By David Rae
Sept. 19, 2019
Whether you are just getting married or have been married for years, many couples are still financial newlyweds. If you haven’t gotten on the same page financially, you are financial newlyweds regardless of how long you have been dating or even married. I am always amazed at how many couples have never broached the subject of their financial futures. Think of things like saving for retirement, buying a home, or even how many kids they want to have.
Disagreements over money can really cause friction in couples. Hopefully, these tips can help you avoid the fights, and keep you happy and successful until death do you part. Not to harp on the negative, but financial issues are the number one cause of divorce. Life is hard enough; let ’s not let money be the reason you don’t have a happy marriage.
Here are five tips for newlyweds to get their financial houses in order:
1. Get on the Same Page Financially:
Set a financial date night and discuss your current income and expenses. From there, you can set up a family budget, and decide how you want to share financial obligations. Look to have a plan to pay your monthly bills, and set aside money for your various long-term financial goals.
Don’t forget to give each other some “fun” money that you can spend however you like. If you are staying on a budget who cares, this is your money to enjoy, guilt-free. It is also beneficial to set a number that you can spend without consulting the other person. For example, you can spend $200 on clothes but not go buy a new car without discussing it.
Also, if you are bringing debt into the relationship (credit cards, student loans, car notes), develop a plan to get it paid off. While not fun, the reality is that this debt is both of yours now.
You may even want to get a new credit card as a couple.
2. Set Goals for You Married Financial Future:
In the short term, this may be things like a nice vacation, or just saving money to see the family over the holidays. Longer-term, you may want to have a plan for your next car, starting a family, or buying a home. Of course, you still need to get planning for the day you enter your dream retirement.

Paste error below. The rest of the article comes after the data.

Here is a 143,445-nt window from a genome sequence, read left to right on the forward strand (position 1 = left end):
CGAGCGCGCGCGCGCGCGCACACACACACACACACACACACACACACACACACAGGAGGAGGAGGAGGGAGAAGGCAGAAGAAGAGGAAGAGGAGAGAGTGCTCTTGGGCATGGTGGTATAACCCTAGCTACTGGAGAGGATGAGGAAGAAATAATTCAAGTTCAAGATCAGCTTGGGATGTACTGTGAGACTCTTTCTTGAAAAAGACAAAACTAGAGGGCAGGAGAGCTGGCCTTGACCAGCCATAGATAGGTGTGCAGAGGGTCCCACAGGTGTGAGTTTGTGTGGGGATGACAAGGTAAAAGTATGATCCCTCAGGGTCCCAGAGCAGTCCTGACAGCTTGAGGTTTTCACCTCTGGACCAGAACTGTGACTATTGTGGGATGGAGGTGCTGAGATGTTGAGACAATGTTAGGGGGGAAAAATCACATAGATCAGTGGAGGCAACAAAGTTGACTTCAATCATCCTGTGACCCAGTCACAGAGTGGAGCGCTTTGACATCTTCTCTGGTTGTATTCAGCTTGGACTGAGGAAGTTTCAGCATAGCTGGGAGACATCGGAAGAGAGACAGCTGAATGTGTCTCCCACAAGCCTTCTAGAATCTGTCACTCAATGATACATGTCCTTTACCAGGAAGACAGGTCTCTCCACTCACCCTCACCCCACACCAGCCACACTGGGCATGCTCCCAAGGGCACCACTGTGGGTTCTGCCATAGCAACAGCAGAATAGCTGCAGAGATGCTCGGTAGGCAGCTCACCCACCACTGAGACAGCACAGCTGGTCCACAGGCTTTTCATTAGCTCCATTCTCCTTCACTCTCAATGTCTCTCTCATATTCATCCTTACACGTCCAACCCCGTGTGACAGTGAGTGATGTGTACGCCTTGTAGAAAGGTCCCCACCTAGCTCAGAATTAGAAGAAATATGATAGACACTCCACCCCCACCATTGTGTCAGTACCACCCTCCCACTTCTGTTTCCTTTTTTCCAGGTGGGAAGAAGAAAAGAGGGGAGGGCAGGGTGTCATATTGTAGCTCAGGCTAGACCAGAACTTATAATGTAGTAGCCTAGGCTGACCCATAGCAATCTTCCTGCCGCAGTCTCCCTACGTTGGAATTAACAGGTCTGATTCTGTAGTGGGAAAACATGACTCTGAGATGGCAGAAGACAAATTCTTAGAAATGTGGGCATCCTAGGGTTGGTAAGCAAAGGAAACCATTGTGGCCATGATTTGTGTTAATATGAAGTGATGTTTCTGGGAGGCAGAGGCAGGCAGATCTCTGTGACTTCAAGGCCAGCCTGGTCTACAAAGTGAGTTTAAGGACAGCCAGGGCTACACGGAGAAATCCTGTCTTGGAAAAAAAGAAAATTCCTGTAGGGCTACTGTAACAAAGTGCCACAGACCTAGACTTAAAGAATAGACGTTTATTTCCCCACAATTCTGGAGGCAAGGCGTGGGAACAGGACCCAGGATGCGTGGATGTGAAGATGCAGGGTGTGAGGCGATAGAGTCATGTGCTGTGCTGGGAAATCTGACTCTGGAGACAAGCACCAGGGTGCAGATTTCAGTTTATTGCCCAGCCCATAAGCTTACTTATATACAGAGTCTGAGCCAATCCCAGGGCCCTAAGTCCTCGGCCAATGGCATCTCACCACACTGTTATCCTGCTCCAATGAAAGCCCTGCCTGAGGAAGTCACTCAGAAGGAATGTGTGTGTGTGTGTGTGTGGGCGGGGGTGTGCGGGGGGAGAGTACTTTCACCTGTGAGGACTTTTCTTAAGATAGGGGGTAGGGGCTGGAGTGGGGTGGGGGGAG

3. Work Together to Keep More of Your Hard Earned Money
Filing taxes together is part of married life. I know fun, right? The IRS will consider you married for the entire year even if your wedding held on New Year’s Eve. You may quickly learn about the dreaded “marriage penalty.” Sadly, many of you reading this will owe more taxes as a married couple. A few of you will be lucky and owe less.
Don’t wait until April when filing your taxes for the previous year to figure out whether you will owe more or less. A large surprise tax bill is not a fun way to start your married life. Be proactive, and you may have some new opportunities to lower the tax bill that you didn’t have before. Either way, whether bigger or smaller you don’t want to get surprised come tax time.
For example, I help my husband max out his 401(k) plan at work. This helps us save more for retirement as well as lowers current tax liabilities. Getting every cent of the employer match in our retirement plans is imperative for our financial plan.
4. Don’t forget about protection planning
Now you aren’t just planning for yourself, but for your newlywed family. You should take another look at things like disability insurance or even life insurance. While we obviously hope nothing bad happens to either of you, we want to make sure that your financial futures are not wrecked if something bad does happen to you.
5. Update Your Beneficiaries and other Paperwork:
If you already have life insurance or retirement accounts, make sure to update your beneficiaries to include your new spouse. You should also update your tax forms with your employer, to help have the correct amount of taxes taken out of your paychecks. You may even get a discount on things like your auto insurance now that you are married. You may also be eligible for further discounts if you move all of your auto insurance and home insurance to the same company. Why pay more than you need to?
Getting your newlywed financial house in order will help you merge your financial lives and truly make you “love nest” a home. Anything you can do to help make the transition from single to the couple will help avoid fights and disagreements. In the long term, working together will help make achieving your financial goals and life goals easier. Your wallet will thank you.
This article was written by David Rae from Forbes and was legally licensed by AdvisorStream through the NewsCred publisher network.